“When they decide in favor of an executive action, it’s very easy for the public – I’m not saying it is correct – to have that perception that it's because they are appointees of the president,” he said.
Justices resent these conclusions. "Justices would of course say it's unfair to analyze their votes based on who appointed them, because they really have no choice but to be a president's appointee. But it's an important bit of context, especially if there's a relation to the vote and the appointing power," said Lian Buan, a reporter covering the judiciary for online news site Rappler.
Certainly, deference, loyalty, and even aspirations to become chief justice do not entirely explain all the voting patterns.
In its vote on Sereno’s removal, deference and loyalty might explain the concurring votes of Duterte’s appointees but not the concurring vote of fellow Aquino appointee Francis Jardeleza. Arroyo’s appointees were also split, 3-3.
Other factors, such as personal relationships, came into play, according to court observers. Jardeleza, for example, didn’t have a good relationship with Sereno after the chief magistrate tried to block his appointment to the high court.
Gesmundo’s voting record
These perceptions have loomed over the integrity of incumbent Chief Justice Alexander Gesmundo. He was appointed Supreme Court associate justice by Duterte in 2017 and chief justice in April 2021.
A former law professor and justice of the Sandiganbayan, he is widely respected among lawyers. He is a known workaholic said to be dedicated to instituting reforms in the judiciary.
In his public interview for the chief justice position, he spoke at length about his plans to address the judiciary’s backlog of cases and how the newly established Judicial Integrity Board could investigate allegations of corruption.
His voting record shows he has consistently voted in favor of the government.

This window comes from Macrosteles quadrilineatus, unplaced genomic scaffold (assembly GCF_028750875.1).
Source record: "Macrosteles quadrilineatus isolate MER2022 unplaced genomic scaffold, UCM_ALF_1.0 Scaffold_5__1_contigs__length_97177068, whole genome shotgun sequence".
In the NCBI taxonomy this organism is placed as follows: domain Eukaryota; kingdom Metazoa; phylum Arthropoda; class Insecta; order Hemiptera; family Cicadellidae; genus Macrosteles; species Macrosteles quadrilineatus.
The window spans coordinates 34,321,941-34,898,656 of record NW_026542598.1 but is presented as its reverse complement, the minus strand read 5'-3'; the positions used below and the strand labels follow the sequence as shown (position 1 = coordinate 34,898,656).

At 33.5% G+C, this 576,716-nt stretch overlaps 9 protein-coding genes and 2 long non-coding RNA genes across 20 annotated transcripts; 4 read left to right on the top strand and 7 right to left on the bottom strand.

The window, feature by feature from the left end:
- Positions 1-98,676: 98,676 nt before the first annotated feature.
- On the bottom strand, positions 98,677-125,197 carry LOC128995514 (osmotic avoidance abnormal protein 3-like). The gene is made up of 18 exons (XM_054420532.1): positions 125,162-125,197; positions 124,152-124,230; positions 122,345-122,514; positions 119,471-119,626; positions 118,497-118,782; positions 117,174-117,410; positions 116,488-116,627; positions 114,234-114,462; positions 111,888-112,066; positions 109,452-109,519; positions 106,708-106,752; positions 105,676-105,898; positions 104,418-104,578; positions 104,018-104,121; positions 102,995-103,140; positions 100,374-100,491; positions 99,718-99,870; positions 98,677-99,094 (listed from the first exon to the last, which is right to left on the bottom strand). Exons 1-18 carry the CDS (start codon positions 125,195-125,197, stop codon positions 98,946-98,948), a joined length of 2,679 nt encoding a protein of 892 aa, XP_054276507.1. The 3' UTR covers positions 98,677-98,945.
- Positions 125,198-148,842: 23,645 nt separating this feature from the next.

“Let’s say he is a reformist. But as chief justice, you have to be measured by your decisions,” said Vitug.
Chief Justice Alexander Gesmundo’s voting record on cases involving President Duterte
The issue of court independence was raised during Gesmundo’s public interview in March 2021 when he applied for chief justice. He was asked: “How will you address the public’s perception that members of the high court are just followers of the present administration as had been the impression under the previous administrations?”
Gesmundo dismissed it and offered no concrete plan of action. “That is a public perception, your honor, but you can [address] that perception by showing that the courts decide [based] on what is proper under the circumstances. People may have different perceptions but what mattered is that the court is doing its job properly. I think that is the more important thing to consider, he said.
Former chief justice Artemio Panganiban, in a newspaper column, suggested that Gesmundo’s voting record might be a reflection of his inclination as a former assistant solicitor general, a position that required him to defend the government in many cases.
“As an ‘OSG thoroughbred,’ he developed a tendency to uphold government positions in controversial decisions based on the prima facie dictum that official duty had been regularly performed,” he wrote.